By Rupert Grey
On the way over here I read the obituary of Francoise Demulder. Some of you will remember that she was the first woman to win the World Press Photo of the year Award in 1977. The photograph was topical enough – Palestinians in Beirut. She was one of the stars of the Paris – based agencies which made France the centre of world photo-journalism during the last years of the golden age of European and US photographic magazines. Like many photographers here in the sub- continent/Bangladesh she felt “compelled to document how it always was the innocent who suffered while the powerful get richer and richer”. Like a lot of photographers here she was an artist, and she bore witness to the times during which she lived.
I am glad to be back here – this is my third Chobi Mela – and most particularly to see such a rich diversity and high standard of photography over the last few days and – importantly for me – many powerful documentary images which reflect the same passion for justice which drove Demulder, to be a part of the struggle for change in lives of the oppressed.
1. The Title
The title of my talk tonight is Shahidul’s fault. He sent me an email a couple of weeks ago and asked me to give this talk tonight and said could he have the title by return. Just about to go to print, he said. I thought for a few seconds and recalled a phrase which appeared on the introductory page to one of Banksy’s books which I brought as a present for someone before Christmas: copyright is for losers. Catchy enough, but it raises a question which is central to the profession of photography. Banksy is a well known artist in London. So well known that nobody quite knows who he is: his art takes the form of graffiti in public spaces, and I should imagine that he has a very healthy disrespect for the establishment; so it was surprising, and yet not surprising, to see at the foot of the same page that Banksy invoked the protection of the law of copyright for his book.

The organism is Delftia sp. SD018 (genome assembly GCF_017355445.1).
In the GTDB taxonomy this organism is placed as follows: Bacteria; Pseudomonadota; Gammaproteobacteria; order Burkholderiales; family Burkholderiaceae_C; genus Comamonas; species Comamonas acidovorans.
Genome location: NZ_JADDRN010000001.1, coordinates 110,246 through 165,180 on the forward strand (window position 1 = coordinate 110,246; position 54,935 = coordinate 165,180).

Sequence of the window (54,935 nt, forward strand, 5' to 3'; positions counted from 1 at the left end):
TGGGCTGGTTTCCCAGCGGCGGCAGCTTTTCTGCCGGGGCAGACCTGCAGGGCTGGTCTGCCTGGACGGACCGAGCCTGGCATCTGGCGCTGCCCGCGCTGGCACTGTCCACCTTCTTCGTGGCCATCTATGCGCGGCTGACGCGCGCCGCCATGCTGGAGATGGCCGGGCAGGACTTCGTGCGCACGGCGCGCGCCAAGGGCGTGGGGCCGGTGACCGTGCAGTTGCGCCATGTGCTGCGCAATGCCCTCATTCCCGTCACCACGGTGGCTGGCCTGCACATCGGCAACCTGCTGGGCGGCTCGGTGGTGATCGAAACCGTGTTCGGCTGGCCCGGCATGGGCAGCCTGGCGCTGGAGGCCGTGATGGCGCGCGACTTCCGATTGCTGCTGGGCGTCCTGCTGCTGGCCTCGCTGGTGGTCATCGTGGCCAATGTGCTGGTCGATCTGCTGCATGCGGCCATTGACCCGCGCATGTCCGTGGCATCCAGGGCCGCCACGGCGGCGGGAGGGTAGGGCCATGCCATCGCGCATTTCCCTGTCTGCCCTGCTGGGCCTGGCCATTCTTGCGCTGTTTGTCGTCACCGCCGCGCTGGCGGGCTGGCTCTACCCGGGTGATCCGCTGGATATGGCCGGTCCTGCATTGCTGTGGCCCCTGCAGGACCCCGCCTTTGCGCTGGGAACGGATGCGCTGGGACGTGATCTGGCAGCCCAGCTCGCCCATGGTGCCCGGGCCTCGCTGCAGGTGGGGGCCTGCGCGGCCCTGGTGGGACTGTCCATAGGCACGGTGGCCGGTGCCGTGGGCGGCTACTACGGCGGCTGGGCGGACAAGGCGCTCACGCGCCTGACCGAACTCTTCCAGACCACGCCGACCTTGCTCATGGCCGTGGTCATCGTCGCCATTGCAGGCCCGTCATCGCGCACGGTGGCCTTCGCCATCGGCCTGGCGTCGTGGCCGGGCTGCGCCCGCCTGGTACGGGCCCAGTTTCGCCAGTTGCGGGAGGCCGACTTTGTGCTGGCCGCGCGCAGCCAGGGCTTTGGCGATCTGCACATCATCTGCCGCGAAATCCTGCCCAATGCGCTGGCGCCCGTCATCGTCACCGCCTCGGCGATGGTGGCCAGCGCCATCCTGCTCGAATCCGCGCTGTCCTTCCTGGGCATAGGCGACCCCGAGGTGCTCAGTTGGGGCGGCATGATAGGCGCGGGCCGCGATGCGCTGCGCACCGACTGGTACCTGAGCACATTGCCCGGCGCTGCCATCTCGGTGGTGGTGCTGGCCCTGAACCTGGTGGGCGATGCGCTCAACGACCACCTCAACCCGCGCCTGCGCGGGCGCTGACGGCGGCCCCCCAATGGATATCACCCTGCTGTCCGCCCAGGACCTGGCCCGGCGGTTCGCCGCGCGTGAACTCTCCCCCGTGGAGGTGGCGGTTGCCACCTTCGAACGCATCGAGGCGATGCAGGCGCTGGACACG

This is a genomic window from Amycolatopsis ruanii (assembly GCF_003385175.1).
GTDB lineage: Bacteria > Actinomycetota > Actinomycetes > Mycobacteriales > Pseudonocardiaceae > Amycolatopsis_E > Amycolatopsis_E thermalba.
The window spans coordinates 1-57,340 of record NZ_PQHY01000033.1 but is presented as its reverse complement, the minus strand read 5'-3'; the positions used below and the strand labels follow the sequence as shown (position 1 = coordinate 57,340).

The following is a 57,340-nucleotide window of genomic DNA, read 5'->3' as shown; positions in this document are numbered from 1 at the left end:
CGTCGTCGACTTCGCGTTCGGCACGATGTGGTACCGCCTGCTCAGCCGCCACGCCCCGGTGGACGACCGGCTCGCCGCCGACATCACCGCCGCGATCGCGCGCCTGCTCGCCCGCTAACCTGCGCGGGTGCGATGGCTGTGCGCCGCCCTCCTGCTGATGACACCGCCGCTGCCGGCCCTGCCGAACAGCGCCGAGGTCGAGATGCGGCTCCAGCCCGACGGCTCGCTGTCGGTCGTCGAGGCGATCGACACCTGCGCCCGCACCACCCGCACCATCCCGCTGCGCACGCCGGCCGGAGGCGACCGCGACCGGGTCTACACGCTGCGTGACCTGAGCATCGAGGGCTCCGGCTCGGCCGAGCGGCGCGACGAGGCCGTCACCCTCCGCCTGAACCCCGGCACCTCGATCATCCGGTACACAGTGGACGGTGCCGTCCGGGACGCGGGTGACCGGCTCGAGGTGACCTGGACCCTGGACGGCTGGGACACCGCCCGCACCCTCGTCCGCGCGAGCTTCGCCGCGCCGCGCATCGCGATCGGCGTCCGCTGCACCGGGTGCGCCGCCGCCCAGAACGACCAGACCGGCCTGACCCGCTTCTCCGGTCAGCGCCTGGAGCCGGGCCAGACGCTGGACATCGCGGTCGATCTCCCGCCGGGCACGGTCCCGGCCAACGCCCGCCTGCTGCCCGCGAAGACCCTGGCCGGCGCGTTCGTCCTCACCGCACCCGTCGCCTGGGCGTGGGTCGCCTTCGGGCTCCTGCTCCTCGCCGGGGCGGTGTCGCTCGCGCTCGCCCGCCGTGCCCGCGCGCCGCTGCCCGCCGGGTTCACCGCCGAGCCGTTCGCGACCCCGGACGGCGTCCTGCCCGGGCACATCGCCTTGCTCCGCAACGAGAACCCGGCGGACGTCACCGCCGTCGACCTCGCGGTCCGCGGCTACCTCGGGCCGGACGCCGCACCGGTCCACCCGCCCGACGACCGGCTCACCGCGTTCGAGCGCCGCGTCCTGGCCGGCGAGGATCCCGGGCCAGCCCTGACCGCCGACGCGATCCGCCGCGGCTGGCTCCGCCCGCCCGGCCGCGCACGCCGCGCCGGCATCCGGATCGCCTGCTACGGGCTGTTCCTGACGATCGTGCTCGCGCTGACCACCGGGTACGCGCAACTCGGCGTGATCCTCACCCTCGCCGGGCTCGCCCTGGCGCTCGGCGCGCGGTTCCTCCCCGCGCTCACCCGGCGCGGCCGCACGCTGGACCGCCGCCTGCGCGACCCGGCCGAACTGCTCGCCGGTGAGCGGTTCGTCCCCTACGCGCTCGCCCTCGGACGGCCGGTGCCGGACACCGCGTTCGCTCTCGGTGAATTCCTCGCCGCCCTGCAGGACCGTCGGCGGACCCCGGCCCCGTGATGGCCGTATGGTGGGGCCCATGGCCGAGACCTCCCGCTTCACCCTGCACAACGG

2. The Central Issue
Banksy’s schizophrenic approach to copyright symbolises the conflict, the tension, between the desire for artists to find their way into the minds of all people, and the need for those artists (and their agents) to maintain a monopoly in order to earn a living. This question, how society produces and distributes its information, literature and art, goes to the very core of freedom. It is an international issue – who gets to say what, to whom? Who has access to it, who gets paid? The answers determine political outcomes. They determine wealth. They determine the extent to which an individual is able to play a central role in altering his or her own life. All this is governed by the law of intellectual property.
3. History of Copyright